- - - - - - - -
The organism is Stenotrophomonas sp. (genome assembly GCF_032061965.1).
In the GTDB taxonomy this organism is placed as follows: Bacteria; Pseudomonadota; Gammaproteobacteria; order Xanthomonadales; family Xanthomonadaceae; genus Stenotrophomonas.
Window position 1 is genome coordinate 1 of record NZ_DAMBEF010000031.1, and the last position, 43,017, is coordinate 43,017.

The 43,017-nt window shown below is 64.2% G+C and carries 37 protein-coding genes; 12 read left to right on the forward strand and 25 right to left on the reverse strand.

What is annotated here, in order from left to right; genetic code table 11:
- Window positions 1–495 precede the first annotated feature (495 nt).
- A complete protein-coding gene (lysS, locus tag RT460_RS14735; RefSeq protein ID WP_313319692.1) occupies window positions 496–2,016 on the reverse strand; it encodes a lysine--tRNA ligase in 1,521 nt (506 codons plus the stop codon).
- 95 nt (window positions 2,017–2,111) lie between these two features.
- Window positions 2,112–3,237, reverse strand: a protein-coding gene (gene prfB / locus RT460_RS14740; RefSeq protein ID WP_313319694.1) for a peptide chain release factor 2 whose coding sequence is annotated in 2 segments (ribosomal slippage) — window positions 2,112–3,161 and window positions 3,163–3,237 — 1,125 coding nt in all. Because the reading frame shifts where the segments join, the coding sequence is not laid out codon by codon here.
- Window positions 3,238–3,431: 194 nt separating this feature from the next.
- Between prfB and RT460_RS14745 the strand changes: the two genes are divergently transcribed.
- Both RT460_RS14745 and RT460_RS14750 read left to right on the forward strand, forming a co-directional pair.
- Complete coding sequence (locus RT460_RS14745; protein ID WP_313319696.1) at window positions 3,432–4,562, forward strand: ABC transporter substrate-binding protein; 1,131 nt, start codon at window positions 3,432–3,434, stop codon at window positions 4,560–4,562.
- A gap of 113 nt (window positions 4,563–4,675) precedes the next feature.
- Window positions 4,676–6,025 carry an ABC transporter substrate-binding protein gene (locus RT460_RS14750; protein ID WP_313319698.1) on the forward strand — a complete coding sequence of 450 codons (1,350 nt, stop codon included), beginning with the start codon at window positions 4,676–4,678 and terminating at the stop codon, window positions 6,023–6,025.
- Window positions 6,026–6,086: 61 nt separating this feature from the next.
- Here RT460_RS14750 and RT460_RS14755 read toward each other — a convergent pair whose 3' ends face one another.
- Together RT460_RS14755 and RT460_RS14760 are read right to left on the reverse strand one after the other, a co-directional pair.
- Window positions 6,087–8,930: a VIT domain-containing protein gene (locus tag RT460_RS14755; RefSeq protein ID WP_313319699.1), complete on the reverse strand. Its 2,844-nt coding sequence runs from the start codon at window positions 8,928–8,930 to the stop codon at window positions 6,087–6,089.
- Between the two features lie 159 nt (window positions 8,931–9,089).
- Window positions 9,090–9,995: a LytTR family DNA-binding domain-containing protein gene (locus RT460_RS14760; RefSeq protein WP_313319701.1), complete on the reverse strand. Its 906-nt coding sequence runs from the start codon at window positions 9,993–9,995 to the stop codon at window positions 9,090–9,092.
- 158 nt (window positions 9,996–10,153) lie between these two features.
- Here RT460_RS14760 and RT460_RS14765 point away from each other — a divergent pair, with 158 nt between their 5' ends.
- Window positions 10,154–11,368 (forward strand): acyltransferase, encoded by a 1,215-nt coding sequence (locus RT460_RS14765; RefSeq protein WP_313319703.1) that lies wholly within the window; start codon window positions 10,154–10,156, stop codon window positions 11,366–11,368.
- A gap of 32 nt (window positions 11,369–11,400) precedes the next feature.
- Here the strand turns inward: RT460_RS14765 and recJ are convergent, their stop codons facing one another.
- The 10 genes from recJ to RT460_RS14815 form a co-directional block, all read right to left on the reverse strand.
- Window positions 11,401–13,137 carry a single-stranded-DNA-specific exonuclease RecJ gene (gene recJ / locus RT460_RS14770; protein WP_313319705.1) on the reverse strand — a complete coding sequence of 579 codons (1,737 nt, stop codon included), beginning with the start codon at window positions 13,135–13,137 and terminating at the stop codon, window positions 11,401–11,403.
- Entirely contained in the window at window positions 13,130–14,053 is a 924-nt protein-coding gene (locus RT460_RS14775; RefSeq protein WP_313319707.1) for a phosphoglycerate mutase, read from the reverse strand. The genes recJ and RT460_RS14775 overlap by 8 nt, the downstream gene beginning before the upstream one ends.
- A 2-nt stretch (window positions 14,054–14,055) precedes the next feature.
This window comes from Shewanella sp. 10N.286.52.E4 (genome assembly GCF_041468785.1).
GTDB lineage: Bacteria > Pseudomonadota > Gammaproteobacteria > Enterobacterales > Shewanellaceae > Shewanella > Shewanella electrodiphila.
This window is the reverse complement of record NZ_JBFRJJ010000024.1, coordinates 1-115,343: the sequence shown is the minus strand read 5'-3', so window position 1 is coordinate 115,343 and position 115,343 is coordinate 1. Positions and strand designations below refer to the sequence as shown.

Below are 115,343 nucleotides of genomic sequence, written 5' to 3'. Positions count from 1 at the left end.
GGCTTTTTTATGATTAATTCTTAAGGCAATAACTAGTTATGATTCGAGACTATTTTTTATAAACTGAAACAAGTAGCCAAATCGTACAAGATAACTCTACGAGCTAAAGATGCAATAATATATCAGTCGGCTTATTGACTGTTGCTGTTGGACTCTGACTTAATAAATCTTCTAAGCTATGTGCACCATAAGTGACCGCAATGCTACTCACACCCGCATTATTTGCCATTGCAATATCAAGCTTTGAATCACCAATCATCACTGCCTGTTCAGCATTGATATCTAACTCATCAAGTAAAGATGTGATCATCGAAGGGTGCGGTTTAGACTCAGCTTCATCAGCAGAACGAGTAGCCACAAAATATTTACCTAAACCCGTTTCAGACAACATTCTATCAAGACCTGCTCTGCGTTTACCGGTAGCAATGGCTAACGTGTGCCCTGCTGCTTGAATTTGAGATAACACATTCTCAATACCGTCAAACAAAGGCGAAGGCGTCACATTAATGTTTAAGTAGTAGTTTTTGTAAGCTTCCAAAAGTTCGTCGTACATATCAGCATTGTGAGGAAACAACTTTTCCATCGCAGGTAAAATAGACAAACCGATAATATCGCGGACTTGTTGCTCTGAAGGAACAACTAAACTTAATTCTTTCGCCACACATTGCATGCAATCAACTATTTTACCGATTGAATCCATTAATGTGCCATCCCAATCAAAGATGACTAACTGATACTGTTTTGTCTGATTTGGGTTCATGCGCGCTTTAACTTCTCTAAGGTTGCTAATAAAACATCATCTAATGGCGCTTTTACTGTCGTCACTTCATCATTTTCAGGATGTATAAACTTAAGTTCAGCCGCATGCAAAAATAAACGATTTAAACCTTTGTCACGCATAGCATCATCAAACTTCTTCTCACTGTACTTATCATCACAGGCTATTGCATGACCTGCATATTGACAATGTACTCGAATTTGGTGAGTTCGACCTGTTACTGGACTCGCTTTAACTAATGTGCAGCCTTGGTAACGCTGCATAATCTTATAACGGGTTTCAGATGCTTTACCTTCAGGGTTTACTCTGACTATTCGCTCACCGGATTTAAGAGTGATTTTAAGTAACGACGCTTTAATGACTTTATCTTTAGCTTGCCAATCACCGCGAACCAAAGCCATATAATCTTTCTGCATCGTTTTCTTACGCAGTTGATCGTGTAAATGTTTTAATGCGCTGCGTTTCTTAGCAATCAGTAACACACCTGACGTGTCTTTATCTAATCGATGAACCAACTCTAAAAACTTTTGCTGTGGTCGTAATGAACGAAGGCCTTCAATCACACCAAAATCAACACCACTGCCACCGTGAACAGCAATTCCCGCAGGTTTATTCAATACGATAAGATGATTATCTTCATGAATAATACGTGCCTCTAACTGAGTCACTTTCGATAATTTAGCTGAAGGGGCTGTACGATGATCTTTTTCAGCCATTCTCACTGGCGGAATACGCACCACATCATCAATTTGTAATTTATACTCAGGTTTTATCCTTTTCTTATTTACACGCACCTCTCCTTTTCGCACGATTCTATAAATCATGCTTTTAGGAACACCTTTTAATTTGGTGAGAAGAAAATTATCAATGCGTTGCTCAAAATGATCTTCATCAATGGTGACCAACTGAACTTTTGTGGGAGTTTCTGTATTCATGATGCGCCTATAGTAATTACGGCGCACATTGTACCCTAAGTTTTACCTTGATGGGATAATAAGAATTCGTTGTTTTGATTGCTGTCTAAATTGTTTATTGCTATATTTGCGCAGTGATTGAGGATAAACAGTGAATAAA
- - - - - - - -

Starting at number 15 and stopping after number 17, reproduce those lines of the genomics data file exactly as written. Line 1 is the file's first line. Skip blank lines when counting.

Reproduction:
- Window positions 4,676–6,025 carry an ABC transporter substrate-binding protein gene (locus RT460_RS14750; protein ID WP_313319698.1) on the forward strand — a complete coding sequence of 450 codons (1,350 nt, stop codon included), beginning with the start codon at window positions 4,676–4,678 and terminating at the stop codon, window positions 6,023–6,025.
- Window positions 6,026–6,086: 61 nt separating this feature from the next.
- Here RT460_RS14750 and RT460_RS14755 read toward each other — a convergent pair whose 3' ends face one another.